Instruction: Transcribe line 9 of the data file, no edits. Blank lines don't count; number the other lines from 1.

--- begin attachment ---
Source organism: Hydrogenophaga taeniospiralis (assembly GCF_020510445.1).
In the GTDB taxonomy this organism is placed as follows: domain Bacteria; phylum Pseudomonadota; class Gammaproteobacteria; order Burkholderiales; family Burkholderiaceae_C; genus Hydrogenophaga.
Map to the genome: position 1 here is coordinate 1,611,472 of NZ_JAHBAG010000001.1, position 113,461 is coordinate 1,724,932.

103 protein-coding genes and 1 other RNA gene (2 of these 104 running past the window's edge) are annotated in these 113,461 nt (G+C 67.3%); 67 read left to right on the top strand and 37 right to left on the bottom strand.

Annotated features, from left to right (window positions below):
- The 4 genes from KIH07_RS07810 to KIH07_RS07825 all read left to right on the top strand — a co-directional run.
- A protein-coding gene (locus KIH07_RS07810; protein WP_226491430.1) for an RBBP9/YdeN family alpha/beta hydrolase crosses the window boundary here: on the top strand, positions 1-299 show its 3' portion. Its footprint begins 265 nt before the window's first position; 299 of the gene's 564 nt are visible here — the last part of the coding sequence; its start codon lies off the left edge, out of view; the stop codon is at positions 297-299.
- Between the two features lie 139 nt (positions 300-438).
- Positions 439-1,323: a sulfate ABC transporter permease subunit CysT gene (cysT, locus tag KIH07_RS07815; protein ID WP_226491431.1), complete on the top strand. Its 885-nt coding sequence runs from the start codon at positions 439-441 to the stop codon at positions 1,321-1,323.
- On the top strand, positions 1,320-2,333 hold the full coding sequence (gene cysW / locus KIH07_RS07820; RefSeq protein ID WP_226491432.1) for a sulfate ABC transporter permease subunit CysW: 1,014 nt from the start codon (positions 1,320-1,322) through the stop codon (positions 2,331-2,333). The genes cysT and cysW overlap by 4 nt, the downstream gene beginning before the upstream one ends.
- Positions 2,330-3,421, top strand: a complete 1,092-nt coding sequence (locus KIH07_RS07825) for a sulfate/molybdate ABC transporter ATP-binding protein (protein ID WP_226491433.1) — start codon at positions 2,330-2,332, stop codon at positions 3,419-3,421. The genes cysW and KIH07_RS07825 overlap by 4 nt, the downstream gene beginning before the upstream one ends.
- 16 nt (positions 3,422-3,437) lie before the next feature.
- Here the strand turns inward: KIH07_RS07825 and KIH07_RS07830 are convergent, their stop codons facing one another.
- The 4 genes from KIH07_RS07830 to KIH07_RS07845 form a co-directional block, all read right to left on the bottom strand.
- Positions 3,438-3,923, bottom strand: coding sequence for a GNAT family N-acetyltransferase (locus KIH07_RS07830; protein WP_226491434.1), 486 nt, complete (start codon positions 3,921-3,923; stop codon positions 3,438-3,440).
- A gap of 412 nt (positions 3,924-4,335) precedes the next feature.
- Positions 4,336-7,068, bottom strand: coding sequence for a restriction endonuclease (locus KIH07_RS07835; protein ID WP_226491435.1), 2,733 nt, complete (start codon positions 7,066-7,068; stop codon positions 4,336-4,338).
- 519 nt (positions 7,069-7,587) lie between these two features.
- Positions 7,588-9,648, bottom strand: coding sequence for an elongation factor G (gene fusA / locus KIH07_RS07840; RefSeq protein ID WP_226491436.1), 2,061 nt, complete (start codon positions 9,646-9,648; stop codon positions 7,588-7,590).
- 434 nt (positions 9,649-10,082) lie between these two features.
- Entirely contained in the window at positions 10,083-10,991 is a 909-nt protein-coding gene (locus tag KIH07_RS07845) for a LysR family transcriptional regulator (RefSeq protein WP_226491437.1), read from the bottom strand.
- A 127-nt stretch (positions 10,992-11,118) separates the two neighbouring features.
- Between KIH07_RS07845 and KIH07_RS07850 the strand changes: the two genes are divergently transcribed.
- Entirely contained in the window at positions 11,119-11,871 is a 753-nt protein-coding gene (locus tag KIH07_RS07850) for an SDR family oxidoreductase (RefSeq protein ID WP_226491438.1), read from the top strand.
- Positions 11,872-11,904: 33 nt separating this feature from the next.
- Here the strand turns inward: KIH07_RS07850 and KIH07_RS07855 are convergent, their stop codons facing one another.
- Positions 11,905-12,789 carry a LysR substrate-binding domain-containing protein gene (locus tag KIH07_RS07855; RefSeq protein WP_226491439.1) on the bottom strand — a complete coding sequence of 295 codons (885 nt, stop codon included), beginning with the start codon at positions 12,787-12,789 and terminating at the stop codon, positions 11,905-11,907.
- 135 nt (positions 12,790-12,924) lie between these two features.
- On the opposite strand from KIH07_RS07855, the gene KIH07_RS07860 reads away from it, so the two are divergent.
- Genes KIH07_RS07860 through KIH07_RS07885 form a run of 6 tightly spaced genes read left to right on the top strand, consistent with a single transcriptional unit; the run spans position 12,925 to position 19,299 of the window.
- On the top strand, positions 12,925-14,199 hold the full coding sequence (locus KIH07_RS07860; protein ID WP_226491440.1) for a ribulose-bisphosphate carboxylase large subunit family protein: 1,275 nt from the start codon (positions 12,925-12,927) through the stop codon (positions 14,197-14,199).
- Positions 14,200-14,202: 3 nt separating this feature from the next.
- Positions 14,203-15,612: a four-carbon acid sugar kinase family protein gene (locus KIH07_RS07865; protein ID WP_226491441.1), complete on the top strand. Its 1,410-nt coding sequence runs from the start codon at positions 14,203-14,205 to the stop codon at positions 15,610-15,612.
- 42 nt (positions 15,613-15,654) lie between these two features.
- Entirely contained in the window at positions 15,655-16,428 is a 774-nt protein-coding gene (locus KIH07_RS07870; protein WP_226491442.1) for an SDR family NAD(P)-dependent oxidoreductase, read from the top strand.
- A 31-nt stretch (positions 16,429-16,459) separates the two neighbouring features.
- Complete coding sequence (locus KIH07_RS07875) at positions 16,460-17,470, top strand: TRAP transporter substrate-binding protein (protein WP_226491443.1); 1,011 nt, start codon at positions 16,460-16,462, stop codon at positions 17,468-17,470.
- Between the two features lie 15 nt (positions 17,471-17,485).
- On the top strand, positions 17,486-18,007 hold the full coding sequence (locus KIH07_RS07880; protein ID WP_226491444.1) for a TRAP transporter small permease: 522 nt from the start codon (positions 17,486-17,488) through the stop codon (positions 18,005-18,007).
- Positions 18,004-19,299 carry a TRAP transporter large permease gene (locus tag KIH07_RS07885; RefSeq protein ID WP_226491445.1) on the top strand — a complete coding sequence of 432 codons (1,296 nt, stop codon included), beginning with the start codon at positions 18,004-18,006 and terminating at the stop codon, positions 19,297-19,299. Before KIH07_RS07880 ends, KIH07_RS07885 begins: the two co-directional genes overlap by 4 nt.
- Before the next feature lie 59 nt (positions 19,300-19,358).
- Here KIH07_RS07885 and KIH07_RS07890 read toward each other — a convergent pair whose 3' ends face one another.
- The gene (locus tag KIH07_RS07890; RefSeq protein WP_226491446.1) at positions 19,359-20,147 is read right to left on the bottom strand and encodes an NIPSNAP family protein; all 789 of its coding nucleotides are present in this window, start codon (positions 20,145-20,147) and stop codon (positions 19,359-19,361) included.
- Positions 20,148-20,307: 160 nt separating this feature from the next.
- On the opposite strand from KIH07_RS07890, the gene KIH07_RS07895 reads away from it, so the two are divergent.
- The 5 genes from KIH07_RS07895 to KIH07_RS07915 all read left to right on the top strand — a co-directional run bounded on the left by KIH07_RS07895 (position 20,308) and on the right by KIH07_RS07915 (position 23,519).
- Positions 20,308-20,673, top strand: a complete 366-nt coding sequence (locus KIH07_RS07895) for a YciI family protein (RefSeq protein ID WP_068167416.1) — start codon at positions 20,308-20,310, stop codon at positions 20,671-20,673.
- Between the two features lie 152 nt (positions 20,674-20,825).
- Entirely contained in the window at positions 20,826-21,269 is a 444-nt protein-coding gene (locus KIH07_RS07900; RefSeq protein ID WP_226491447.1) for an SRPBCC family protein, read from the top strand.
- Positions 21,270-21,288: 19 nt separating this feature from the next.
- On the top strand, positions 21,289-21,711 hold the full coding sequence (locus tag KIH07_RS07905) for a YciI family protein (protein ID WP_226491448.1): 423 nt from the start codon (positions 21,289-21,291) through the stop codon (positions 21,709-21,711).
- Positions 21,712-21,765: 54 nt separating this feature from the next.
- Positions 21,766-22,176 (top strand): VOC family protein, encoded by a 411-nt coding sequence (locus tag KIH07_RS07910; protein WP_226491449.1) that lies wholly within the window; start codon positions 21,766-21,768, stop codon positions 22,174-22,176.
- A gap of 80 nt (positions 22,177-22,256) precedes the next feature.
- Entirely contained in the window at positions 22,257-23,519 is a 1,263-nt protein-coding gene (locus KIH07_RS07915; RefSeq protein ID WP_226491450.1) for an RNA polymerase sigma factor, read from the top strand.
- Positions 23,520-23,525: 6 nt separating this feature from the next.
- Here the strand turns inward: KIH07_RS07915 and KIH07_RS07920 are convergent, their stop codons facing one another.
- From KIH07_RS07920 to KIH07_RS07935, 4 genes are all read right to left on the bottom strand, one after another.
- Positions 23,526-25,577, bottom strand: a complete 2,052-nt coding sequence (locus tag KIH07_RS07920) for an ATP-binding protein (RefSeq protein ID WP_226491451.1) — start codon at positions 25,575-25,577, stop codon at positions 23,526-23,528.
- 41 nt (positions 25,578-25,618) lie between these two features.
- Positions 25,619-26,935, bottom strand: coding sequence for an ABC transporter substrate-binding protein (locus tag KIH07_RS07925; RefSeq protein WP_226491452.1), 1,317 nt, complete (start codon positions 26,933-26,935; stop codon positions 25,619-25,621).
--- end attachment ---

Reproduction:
- Positions 439-1,323: a sulfate ABC transporter permease subunit CysT gene (cysT, locus tag KIH07_RS07815; protein ID WP_226491431.1), complete on the top strand. Its 885-nt coding sequence runs from the start codon at positions 439-441 to the stop codon at positions 1,321-1,323.